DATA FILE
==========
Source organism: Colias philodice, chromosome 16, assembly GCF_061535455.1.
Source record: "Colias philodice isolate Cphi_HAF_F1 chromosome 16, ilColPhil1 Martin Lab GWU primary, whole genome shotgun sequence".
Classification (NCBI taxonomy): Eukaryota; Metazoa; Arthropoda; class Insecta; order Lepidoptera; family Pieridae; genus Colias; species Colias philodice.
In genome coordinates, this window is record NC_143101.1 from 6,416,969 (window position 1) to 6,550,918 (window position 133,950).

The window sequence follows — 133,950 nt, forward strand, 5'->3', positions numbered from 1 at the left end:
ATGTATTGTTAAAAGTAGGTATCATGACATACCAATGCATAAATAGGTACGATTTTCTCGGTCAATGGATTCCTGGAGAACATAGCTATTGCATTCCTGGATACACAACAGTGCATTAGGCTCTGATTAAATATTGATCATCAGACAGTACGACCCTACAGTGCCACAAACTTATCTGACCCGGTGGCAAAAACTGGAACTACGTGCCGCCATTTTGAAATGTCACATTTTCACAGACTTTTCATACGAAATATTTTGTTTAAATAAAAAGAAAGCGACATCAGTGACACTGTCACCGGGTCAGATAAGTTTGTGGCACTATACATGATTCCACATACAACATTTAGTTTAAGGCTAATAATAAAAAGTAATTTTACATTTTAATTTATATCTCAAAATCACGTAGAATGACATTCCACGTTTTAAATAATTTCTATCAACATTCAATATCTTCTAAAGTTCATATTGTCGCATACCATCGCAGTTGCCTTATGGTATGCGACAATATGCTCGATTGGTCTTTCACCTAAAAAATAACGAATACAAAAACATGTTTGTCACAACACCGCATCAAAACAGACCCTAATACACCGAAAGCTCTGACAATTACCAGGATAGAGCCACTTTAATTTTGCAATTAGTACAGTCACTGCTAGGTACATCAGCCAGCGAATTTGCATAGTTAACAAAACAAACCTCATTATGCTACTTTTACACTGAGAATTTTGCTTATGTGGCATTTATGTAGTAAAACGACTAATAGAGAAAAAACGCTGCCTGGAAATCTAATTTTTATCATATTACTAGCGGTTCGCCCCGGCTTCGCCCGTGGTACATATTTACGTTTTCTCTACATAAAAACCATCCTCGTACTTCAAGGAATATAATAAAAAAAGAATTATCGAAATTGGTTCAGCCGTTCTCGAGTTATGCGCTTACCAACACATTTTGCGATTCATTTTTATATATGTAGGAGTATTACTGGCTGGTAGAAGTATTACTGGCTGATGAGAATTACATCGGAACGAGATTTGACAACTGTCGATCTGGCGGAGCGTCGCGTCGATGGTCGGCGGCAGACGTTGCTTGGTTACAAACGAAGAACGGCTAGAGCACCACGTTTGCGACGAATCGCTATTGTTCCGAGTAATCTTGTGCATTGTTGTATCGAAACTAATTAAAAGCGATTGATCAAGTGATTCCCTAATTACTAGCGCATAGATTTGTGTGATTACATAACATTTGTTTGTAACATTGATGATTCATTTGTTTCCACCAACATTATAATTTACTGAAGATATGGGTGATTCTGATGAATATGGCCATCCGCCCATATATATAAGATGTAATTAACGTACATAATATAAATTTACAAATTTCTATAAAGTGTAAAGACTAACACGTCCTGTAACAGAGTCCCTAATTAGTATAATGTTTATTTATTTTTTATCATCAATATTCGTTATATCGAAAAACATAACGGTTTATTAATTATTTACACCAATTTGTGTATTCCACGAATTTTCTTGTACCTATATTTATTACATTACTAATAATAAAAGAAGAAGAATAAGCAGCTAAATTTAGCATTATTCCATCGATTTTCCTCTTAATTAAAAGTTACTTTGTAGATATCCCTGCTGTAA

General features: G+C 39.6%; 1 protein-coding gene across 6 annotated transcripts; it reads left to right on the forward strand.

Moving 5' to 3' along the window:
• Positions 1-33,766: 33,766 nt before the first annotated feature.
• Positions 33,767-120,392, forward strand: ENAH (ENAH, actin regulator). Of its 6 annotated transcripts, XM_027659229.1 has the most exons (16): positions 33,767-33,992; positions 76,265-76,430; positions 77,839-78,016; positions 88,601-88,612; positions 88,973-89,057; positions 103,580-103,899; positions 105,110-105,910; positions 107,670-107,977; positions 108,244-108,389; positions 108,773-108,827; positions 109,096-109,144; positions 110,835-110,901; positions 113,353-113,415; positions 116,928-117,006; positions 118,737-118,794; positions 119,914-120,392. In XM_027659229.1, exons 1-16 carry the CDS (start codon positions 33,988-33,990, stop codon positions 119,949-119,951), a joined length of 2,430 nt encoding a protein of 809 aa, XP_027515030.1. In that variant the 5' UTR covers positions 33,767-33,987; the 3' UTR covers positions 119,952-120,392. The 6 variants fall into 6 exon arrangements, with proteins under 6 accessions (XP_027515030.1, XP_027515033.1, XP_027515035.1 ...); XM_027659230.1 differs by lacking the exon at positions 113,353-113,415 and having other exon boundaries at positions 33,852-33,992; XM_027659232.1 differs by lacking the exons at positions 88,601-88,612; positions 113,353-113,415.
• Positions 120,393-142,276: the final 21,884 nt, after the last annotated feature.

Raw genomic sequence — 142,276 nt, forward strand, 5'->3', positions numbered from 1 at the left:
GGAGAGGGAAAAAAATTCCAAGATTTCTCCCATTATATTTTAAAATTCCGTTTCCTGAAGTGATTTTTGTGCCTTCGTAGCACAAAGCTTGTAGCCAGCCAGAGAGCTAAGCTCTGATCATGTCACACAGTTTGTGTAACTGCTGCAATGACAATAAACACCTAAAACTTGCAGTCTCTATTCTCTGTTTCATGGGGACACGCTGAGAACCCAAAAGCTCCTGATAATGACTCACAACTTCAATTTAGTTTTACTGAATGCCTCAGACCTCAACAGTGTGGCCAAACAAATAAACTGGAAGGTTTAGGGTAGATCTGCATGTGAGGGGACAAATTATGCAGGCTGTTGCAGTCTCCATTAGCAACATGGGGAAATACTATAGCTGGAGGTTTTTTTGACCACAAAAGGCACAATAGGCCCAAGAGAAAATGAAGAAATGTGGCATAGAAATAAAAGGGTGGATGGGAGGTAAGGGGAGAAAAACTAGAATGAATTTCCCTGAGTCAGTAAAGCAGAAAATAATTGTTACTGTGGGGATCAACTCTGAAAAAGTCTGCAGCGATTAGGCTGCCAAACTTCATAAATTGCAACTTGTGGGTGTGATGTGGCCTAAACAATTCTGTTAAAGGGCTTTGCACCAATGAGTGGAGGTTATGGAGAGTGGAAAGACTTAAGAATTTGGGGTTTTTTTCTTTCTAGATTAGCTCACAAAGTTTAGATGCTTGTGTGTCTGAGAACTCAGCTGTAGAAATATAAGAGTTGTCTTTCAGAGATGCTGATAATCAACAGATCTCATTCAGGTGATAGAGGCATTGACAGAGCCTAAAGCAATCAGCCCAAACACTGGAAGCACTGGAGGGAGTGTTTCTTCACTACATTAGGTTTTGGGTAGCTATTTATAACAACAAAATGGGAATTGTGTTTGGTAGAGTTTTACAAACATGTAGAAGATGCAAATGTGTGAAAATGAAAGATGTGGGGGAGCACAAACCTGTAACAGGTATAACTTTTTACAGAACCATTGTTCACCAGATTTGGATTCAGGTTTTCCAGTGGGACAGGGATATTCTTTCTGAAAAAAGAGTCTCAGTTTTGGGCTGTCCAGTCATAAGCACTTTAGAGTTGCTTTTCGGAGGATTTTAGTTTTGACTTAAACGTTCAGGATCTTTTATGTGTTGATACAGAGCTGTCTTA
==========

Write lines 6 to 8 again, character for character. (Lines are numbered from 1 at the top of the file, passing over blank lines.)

ATGTATTGTTAAAAGTAGGTATCATGACATACCAATGCATAAATAGGTACGATTTTCTCGGTCAATGGATTCCTGGAGAACATAGCTATTGCATTCCTGGATACACAACAGTGCATTAGGCTCTGATTAAATATTGATCATCAGACAGTACGACCCTACAGTGCCACAAACTTATCTGACCCGGTGGCAAAAACTGGAACTACGTGCCGCCATTTTGAAATGTCACATTTTCACAGACTTTTCATACGAAATATTTTGTTTAAATAAAAAGAAAGCGACATCAGTGACACTGTCACCGGGTCAGATAAGTTTGTGGCACTATACATGATTCCACATACAACATTTAGTTTAAGGCTAATAATAAAAAGTAATTTTACATTTTAATTTATATCTCAAAATCACGTAGAATGACATTCCACGTTTTAAATAATTTCTATCAACATTCAATATCTTCTAAAGTTCATATTGTCGCATACCATCGCAGTTGCCTTATGGTATGCGACAATATGCTCGATTGGTCTTTCACCTAAAAAATAACGAATACAAAAACATGTTTGTCACAACACCGCATCAAAACAGACCCTAATACACCGAAAGCTCTGACAATTACCAGGATAGAGCCACTTTAATTTTGCAATTAGTACAGTCACTGCTAGGTACATCAGCCAGCGAATTTGCATAGTTAACAAAACAAACCTCATTATGCTACTTTTACACTGAGAATTTTGCTTATGTGGCATTTATGTAGTAAAACGACTAATAGAGAAAAAACGCTGCCTGGAAATCTAATTTTTATCATATTACTAGCGGTTCGCCCCGGCTTCGCCCGTGGTACATATTTACGTTTTCTCTACATAAAAACCATCCTCGTACTTCAAGGAATATAATAAAAAAAGAATTATCGAAATTGGTTCAGCCGTTCTCGAGTTATGCGCTTACCAACACATTTTGCGATTCATTTTTATATATGTAGGAGTATTACTGGCTGGTAGAAGTATTACTGGCTGATGAGAATTACATCGGAACGAGATTTGACAACTGTCGATCTGGCGGAGCGTCGCGTCGATGGTCGGCGGCAGACGTTGCTTGGTTACAAACGAAGAACGGCTAGAGCACCACGTTTGCGACGAATCGCTATTGTTCCGAGTAATCTTGTGCATTGTTGTATCGAAACTAATTAAAAGCGATTGATCAAGTGATTCCCTAATTACTAGCGCATAGATTTGTGTGATTACATAACATTTGTTTGTAACATTGATGATTCATTTGTTTCCACCAACATTATAATTTACTGAAGATATGGGTGATTCTGATGAATATGGCCATCCGCCCATATATATAAGATGTAATTAACGTACATAATATAAATTTACAAATTTCTATAAAGTGTAAAGACTAACACGTCCTGTAACAGAGTCCCTAATTAGTATAATGTTTATTTATTTTTTATCATCAATATTCGTTATATCGAAAAACATAACGGTTTATTAATTATTTACACCAATTTGTGTATTCCACGAATTTTCTTGTACCTATATTTATTACATTACTAATAATAAAAGAAGAAGAATAAGCAGCTAAATTTAGCATTATTCCATCGATTTTCCTCTTAATTAAAAGTTACTTTGTAGATATCCCTGCTGTAA

General features: G+C 39.6%; 1 protein-coding gene across 6 annotated transcripts; it reads left to right on the forward strand.

Moving 5' to 3' along the window: